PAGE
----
Archives For Human rights
Last week the Court of Appeal heard the Home Office appeal in the spouse visa minimum income case. The judges heard argument over two days and did not give a decision there and then. The timescale for a decision is unknown but is likely to be weeks rather than months. Continue Reading…
It is sad when a judge tasked with deciding whether a British pensioner should live out his last days with his wife or without comments that
this was a very run of the mill case
Maybe for the judge. In which case the judge should consider his or her position as a judge. It certainly is not ‘run of the mill’ for those affected. Unfortunately, this patrician insouciance when determining other people’s lives infects many who work in immigration law.
In this case Cranston J goes on to comment that the pensioner concerned only “relatively recently became a British citizen”. He is but a ‘Plastic Brit‘, as The Daily Mail would say.
In R (on the application of P (DRC) v Secretary of State for the Home Department  EWHC 3879 (Admin), handed down on 9 December 2013, Mr Justice Philips held that P would be at risk of treatment in breach of Article 3 of the ECHR if deported to the Democratic Republic of the Congo. He stated that he reached this conclusion “with considerable regret” [paragraph 54] but was persuaded by the objective material. The risk does not extend to failed asylum seekers for whom the position remains the same as in BK (Failed Asylum Seekers) DRC CG  UKAIT 00098. Continue Reading…
Human rights medical treatment expulsion cases are perhaps some of the most stark, most difficult and most challenging cases faced by a human rights lawyer. They concern life itself and will often involve a miserable, painful death if unsuccessful. The claimant and his or her family will be understandably desperate to succeed.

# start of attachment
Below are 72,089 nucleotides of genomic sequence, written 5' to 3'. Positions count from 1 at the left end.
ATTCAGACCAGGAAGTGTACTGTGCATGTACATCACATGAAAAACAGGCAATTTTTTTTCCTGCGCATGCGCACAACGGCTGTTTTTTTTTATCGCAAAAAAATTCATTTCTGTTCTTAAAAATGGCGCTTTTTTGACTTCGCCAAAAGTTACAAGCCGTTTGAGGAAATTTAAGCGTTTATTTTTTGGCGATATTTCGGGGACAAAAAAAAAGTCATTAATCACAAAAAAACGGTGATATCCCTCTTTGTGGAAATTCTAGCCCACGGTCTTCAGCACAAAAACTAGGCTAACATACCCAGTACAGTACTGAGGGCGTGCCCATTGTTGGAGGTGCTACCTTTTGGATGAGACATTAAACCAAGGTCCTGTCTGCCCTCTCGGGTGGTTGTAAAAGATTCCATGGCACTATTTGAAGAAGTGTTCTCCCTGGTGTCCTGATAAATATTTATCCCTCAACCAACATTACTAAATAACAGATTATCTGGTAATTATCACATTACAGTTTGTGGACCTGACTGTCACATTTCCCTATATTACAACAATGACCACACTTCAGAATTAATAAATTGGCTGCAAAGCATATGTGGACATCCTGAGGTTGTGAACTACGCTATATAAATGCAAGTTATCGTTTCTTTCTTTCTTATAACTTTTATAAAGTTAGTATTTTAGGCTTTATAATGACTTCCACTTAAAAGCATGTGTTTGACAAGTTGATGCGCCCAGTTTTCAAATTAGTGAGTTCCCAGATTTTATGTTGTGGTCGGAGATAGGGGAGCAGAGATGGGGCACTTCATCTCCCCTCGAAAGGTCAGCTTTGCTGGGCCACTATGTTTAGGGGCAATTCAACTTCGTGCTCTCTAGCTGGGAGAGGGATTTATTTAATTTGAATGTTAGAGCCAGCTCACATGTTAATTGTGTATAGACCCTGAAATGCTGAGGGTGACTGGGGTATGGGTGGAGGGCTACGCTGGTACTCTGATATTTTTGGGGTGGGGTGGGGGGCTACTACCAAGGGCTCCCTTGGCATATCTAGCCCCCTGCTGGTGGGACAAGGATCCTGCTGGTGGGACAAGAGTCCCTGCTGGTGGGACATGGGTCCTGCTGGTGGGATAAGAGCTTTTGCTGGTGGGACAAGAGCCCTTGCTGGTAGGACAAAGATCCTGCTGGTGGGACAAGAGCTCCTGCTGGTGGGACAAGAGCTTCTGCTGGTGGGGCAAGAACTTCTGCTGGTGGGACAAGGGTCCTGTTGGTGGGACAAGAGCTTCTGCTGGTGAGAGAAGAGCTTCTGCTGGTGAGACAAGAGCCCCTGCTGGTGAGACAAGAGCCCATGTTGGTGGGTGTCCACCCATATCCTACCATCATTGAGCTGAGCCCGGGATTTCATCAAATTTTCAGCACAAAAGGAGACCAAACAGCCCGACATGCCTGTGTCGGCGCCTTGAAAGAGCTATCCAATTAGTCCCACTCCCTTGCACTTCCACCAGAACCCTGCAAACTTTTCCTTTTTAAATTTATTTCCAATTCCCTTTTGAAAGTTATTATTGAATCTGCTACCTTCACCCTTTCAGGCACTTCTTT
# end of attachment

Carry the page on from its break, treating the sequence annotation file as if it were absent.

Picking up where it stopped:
Politicians, civil servants and even judges characterise these cases as ‘health tourism’ and reply that individual cases are very sad but the NHS cannot provide universal health care for the entire world.
Human rights lawyers instructed by those reliant on medical treatment in the UK who resist removal face the difficult task of attempting to achieve a good outcome for the client in a very hostile environment amid some very unhelpful case law.
However, recent developments offer hope to some individuals. Continue Reading…
The Court of Appeal has held that a different test applies to children in human rights health cases. These difficult cases involve a person seeking to remain in the UK in order to receive life-saving medical treatment not available in his or her home country. The recent case of Rose Akhalu is one well known example and we discussed this type of challenge recently here on Free Movement.
In a new judgment, R (on the application of SQ (Pakistan) & Anor) v The Upper Tribunal Immigration and Asylum Chamber & Anor  EWCA Civ 1251 the Court of Appeal holds that the Article 3 high test of exceptionality does apply in cases involving children, but that the threshold for meeting that test may nevertheless be lower: Continue Reading…
Theresa May spent over a year saying her new immigration rules would weaken Article 8 rights for “foreign criminals” but conceded the point within a day at the Court of Appeal.
MF (Nigeria) v SSHD  EWCA Civ 1192 makes clear that the Immigration Rules governing deportation now provide a ‘complete code’ for the Article 8 rights of foreign criminals. But they do not change the substantive law relating to Article 8 proportionality assessments and do not create a legal test of exceptionality for succeeding where the Rules are not met.